My life as a child and as an adult was and continues to be tethered to Aunt Meta and her ranch. They are both gone now and yet they both are more alive to me now than ever. There are framed photos scattered throughout my home of my days on the ranch. Days filled with calves sucking our fingers, lambs chasing us on the back patio, picking wild blackberries behind the old creamery and swinging off a rope in the barn only to drop into the sweet smelling hay below us. Nights filled with old mason jars full of tadpoles we had scooped out of the old cement water troughs in the dark, hoping to see them morph into big fat toads in the morning. Then there were the puppies and kittens. The barn cats provided us with kittens on a regular basis and my Uncle Loren’s sidekick, Pepina, would produce a few puppies now and then. After the house was dark with every adult soundly sleeping, we kids would sneak out into the quiet of the countryside night, skies filled with a million stars and head to the old shed where all our soon to be contraband slept. It was thought they would be safe from coyotes there, they were definitely not safe from marauding children. We would each grab a favorite and scamper back into our beds where we snuggled down into those wonderfully worn, handmade wool blankets and slept with our furry treasures. Life was good.

Lest I forget, my aunt also had a monkey named Willa Mae. She had been purchased by my cousin Mickey while at college. Mickey soon realized a monkey and college were not a perfect fit so Willa Mae was sent to the ranch. My Aunt Meta loved that monkey as did most of the rest of us. Willa Mae wore diapers and little preemie sized baby dresses. She looked and smelled like a monkey because she was a monkey but she was also the perfect size to play baby with. It was never hard to find her. She was always in someone’s arms, usually my Aunt Meta’s. But the times we kids could convince her to leave the safety of Meta’s arms, convince meaning pleading with a piece of fruit, she was ours if even for a short time, to dress up and push in a baby carriage. We loved her and cried giant, hot tears when she was buried under the old fig tree years later. I still miss that monkey.

My aunts love of nature, her amazing ability to grow humongous gardens behind the old barn, her lack of care for fashion or finer things, her gnarled hands from years of hard work, her love of family meaning anyone who walked in her door, her love and care of animals, her outspokenness on all subjects, her complete lack of political correctness coupled with her love of all people helped make me who I am today.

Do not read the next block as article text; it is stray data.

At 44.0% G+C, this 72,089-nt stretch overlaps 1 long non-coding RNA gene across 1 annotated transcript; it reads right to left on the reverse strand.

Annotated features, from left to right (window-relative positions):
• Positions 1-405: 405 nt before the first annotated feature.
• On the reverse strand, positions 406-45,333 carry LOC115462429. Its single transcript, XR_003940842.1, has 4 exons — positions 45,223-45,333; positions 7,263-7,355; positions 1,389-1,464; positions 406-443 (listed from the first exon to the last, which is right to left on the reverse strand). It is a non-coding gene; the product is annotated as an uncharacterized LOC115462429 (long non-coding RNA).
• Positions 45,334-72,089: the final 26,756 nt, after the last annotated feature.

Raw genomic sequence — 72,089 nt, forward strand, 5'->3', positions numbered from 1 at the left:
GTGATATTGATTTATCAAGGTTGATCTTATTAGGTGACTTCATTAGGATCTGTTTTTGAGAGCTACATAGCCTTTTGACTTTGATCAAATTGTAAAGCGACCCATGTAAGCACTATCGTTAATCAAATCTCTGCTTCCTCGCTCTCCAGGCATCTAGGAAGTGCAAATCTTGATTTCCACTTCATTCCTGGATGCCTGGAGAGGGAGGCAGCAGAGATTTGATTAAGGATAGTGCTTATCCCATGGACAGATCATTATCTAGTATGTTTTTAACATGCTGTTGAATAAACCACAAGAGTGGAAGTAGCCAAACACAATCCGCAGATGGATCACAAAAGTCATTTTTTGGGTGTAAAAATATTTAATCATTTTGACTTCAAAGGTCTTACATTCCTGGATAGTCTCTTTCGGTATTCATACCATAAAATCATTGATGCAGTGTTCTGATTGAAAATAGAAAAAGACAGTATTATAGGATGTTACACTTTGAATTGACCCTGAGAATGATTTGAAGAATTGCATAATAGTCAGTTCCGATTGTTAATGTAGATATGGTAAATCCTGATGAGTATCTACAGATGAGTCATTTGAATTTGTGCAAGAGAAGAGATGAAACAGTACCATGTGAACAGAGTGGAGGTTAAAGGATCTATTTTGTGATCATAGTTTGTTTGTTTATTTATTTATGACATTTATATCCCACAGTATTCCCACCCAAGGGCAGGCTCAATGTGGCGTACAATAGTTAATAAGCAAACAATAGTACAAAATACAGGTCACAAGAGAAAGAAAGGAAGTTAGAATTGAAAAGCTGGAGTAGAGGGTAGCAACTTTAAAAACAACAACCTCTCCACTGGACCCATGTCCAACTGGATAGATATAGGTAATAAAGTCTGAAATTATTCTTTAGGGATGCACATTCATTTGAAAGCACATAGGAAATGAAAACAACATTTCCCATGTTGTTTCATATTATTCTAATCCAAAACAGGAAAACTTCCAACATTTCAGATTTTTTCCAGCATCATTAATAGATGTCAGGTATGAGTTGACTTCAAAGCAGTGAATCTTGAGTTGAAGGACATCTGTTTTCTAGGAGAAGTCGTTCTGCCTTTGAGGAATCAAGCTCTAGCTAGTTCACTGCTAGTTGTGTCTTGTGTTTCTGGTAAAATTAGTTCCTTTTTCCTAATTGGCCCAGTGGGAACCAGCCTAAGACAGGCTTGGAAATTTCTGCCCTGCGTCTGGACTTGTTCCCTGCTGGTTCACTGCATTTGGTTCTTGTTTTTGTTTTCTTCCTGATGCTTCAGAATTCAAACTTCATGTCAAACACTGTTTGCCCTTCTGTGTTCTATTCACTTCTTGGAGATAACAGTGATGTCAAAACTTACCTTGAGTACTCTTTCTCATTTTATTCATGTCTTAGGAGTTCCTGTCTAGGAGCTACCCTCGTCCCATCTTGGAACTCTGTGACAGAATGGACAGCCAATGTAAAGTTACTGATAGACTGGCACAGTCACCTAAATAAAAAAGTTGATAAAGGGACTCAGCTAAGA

I remember looking at my mother’s hands many times and comparing them to my Aunt Meta’s. My mother was the baby of the family and one of the best women I have ever met in my entire life. She shared many of the same qualities that made her sister Meta so great. One difference however was my mother was much more of a city girl than my aunt. My mother had her nails and hair done weekly, she did hard work but of a different nature than Meta. She was also outspoken and an animal and people lover. They were two versions of the same person really. The city mouse and the country mouse.  Often, as a child and as an adult, I would hold my mother’s hand, stroking it with love, burning the image of her manicured fingers and diamond rings into my memory. Even then, I knew I would need to remember someday, her hands, when she was gone. It would aggravate her though because I would always say, “Someday, I want hands that look just like Aunt Meta’s.”

“Why in the world do you say that? My poor sister’s hands are a mess from all that mans work she does. Why would you want hands like that?”

“Because mom, Aunt Meta’s hands are beautiful. You can see her life in them and I can see my life in them.”

It’s true. My life has been in my Aunt Meta’s hands all these years. I have done what I thought I should do, what I needed to do, what was right to do. But through it all, I have seen her hands reaching out to me, drawing me in, offering me more, beckoning me to do what I was meant to do. So now, finally, the journey begins. Again. I get no credit for the coming changes. I have actually fought against what is coming. Thankfully, God, life and probably my Aunt Meta have now forced the fork in the road upon me in such a way that I can no longer ignore it. I get to choose which way to go, to the left or to the right but choose I must and so I am choosing. I am choosing to leave behind thirty-five years of fear, worry and doubt. I don’t need them anymore. I am choosing to live the life I was meant to live.

My Aunt Meta was truly the richest person I have ever met. She didn’t have money or famous friends but her house was always full of food she raised and grew herself, fed to people from every walk of life who loved her. She didn’t have new clothes or fancy fragrances. She wore pants and blouses worn out from hard work and her perfume was an honest day’s sweat. There were no new cars just my dear Uncle Loren’s old pickup truck, battered and bruised from ranch life. She didn’t drive because she was blind from the age of twenty-eight due to glaucoma. Life had often given her manure, scraps and what looked to be worthlessness on more than one occasion and she took every bit of it and turned it faithfully, often watered with tears, into a deeply hued compost and grew the richest, most beautiful life ever.